As rumored last week, IT giant Hewlett-Packard is slashing its employee count worldwide to squeeze more profits from its revenue stream. The job cuts are not as deep as some had been expecting, but are still going to be tough on the company.
In a statement put out ahead of its conference call with Wall Street analysts, HP said that it was looking to cut between $3bn and $3.5bn in annualized costs from its restructuring as it exited its fiscal 2014, which ends in October of that year. To accomplish this savings goal, HP will need to shed approximately 27,000 workers, which is 7.7 per cent of its 349,600 worldwide workforce.
As was also rumored and as generally happens in these situations, HP is offering early retirement to employees first, before starting the layoff process, identifying employees to be let go. Because different countries have different rules about workforce reductions and in some cases labor unions that are involved in the process, it takes time to shed employees. This is particularly the case in Europe, which has the best labor laws on the planet.
"Workforce reductions are never easy because they affect people's lives," said Meg Whitman, HP's president and CEO, in a conference call with Wall Street analysts. "But in this case, they are absolutely necessary."
Cathie Lesjak, HP's CFO, said on the call that the company expects to shed 9,000 workers in fiscal 2012, which ends this October, and that it would be booking a $1.7bn charge for the restructuring this fiscal year. Of that, around $1bn will be booked in the third fiscal quarter of this year.
HP expects the remaining 16,000 employees to be shed over the next two years and to book another $1.8bn in charges for this. (HP will also be writing down another $1.2bn relating to the Compaq brand, which will be transitioned to entry-level computing in certain market segments instead of the joint "HP Compaq" brand. This change requires an impairment of goodwill.)
Sure to annoy HPers is the admission by Lesjak that the vendor will rehire employees to cover growth markets and is also to hire employees in lower-cost regions to replace those who are getting the sack.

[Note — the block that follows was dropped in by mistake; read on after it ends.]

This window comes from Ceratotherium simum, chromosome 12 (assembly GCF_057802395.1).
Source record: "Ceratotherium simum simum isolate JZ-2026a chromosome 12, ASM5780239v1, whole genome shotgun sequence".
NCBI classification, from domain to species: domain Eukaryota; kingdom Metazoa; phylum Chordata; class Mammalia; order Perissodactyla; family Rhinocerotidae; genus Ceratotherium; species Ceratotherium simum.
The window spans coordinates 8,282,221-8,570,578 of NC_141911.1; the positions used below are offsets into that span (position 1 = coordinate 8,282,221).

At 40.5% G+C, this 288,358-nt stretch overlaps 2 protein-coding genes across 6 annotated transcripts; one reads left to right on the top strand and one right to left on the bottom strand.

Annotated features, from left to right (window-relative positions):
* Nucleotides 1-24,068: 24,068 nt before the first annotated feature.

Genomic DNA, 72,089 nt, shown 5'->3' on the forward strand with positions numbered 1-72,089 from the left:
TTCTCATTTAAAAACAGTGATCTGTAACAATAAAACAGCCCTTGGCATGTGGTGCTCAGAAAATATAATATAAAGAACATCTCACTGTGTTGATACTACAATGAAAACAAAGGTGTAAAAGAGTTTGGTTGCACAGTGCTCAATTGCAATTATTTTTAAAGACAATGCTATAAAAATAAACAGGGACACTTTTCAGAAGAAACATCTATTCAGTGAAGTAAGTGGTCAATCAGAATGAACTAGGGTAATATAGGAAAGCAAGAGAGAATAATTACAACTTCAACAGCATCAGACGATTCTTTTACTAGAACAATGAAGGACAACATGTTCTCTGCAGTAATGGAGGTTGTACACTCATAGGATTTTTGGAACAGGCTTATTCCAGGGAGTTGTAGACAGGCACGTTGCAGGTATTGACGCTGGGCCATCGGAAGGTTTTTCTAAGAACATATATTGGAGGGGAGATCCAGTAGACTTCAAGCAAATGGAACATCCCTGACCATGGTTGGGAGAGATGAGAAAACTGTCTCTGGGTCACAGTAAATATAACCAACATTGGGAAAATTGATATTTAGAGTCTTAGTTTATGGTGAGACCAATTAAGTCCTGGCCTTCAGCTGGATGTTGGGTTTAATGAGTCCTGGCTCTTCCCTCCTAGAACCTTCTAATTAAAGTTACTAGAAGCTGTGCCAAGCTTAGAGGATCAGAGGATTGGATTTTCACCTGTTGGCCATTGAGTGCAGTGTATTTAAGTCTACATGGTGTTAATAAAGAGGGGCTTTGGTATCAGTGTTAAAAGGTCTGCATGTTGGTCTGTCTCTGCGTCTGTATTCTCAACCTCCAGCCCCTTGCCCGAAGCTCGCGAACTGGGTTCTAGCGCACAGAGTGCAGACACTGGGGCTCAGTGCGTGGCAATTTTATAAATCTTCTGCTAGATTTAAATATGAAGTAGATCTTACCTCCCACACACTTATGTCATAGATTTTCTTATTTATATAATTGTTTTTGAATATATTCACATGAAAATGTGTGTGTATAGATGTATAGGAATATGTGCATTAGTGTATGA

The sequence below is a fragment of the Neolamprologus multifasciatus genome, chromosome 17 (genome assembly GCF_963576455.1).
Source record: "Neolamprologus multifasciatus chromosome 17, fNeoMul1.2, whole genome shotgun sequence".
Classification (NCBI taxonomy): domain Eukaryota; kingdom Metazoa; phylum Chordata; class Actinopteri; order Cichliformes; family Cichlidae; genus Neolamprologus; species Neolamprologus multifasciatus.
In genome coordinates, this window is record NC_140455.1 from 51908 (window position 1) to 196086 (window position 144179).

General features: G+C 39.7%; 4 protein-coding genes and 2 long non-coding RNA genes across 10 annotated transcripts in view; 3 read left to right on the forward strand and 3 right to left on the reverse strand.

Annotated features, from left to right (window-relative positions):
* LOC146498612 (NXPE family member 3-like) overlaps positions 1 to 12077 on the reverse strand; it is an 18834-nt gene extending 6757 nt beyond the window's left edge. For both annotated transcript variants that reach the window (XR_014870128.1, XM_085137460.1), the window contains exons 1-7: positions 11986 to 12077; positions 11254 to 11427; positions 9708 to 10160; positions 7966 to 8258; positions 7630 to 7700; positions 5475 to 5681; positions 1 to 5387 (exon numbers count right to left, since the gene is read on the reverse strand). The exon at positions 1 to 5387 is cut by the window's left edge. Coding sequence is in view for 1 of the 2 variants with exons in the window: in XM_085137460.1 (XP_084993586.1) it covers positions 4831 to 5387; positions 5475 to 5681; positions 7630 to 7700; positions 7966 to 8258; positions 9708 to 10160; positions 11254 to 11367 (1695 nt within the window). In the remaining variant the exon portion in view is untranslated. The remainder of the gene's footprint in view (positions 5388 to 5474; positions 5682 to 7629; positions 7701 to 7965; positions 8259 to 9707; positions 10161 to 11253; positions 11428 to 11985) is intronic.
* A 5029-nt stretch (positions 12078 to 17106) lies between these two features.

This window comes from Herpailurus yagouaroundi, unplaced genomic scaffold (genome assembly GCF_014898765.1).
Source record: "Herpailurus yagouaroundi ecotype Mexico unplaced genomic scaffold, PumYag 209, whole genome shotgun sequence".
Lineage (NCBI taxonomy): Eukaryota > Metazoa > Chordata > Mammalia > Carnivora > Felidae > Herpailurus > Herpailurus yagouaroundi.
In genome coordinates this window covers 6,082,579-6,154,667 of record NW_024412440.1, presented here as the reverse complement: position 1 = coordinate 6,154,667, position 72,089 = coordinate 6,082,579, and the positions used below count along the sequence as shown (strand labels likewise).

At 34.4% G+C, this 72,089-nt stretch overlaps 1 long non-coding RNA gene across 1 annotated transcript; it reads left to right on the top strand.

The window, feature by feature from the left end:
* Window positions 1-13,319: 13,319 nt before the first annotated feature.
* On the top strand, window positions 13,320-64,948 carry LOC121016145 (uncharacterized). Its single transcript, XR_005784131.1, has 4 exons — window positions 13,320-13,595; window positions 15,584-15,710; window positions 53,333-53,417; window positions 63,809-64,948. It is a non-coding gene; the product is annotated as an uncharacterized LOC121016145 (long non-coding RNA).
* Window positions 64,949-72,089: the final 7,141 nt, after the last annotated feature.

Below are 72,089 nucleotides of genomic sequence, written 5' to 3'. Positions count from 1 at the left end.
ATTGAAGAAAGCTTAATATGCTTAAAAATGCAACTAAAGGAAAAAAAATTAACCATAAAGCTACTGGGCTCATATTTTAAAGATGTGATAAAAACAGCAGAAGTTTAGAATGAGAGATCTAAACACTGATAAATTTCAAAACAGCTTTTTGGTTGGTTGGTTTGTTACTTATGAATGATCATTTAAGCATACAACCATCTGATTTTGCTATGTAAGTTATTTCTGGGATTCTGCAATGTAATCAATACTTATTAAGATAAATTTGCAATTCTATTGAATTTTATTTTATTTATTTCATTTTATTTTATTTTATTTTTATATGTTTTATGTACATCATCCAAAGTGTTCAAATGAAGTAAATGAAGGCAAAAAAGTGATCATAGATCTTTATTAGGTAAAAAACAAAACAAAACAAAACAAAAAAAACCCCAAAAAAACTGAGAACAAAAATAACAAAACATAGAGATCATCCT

HP intends to plow the majority of the funds it saves back into the business, and said that the moves it was making "are expected to yield significant improvements in efficiency and customer service during the next several years."
HP has singled out three key areas – wait for it – for future investment: cloud, big data, and security. HP is trying to come up with server, storage, services, and software angles for each of these three growth areas and did not provide much in the way of specific investments it would make.
Whitman said that HP will overhaul its supply chain and product delivery processors, including trying to reduce the number of different SKUs and products it sells, as well as taking a hard look at all of its real estate holdings to cut costs.
One person who will be leaving HP is Mike Lynch, the founder of big data software company Autonomy, who came to HP through its $10.24bn acquisition of Autonomy in August 2011 in the short era when Leo Apotheker was CEO at HP.
Whitman said that Autonomy had a bad quarter and was disappointing, and added that Bill Veghte, the executive vice president in charge of HP Software as well as the company's chief strategy officer, will take over Autonomy and that Lynch will leave HP after a transition period.
Lynch's exit follows that of Chris Lynch, the boss of HP's other big data acquisition, Vertica, who left HP back in March.
Whitman said that Autonomy was a "smart acquisition" and a "great product" and that the revenue miss was more a matter of execution than anything else and that it would take a few quarters to fix whatever the problem is. ®